Asked by: James Colley, via Twitter
It’s more of a messy, Cronenberg-esque transformation than a tidy Pokémon one. When a caterpillar starts to change into a pupa (or ‘chrysalis’), its own digestive enzymes begin to break down most of its cells into a chemical soup. Some of the caterpillar’s structures do remain intact, however, such as the gut, the tracheal tubes (for breathing), and some of the central nervous system.
Also resistant to the transformation process are clumps of cells called ‘imaginal discs’, which are contained within the caterpillar’s body for its entire life. During metamorphosis, the imaginal cells divide rapidly.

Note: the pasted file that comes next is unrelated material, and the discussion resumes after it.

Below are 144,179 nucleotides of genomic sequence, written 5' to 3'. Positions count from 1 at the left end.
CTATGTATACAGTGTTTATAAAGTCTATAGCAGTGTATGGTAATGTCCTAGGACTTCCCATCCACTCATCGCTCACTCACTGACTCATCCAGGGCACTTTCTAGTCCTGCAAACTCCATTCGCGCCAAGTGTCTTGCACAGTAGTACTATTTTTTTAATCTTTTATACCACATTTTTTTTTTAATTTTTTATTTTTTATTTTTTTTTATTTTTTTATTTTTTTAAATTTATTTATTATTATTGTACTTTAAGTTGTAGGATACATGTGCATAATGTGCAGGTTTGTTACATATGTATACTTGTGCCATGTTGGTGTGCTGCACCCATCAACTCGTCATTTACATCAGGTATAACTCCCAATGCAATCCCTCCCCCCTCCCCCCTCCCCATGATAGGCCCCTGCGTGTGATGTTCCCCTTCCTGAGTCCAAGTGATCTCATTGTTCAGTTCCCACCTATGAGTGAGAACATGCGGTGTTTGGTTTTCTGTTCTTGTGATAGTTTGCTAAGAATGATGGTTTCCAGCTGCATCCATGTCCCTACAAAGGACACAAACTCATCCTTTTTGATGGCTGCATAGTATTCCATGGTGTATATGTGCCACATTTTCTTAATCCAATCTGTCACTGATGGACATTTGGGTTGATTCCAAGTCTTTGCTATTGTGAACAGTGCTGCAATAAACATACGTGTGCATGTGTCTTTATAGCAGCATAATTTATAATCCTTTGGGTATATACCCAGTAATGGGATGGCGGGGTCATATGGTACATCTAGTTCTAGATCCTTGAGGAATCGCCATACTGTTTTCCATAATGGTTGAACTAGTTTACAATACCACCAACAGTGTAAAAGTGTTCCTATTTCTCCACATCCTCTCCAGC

At first, these are treated as invaders and attacked by the caterpillar’s immune system. But eventually the imaginal cells overwhelm the dwindling caterpillar cells and begin to use the raw materials around them to assemble new butterfly structures, such as wings, legs, eyes and antennae. These structures eventually connect up with the remaining caterpillar parts, and the newly assembled butterfly emerges.
The whole process can take just two weeks in some species.
- Do caterpillars have a sex before they become butterflies?
- Why don’t butterflies fly in straight lines?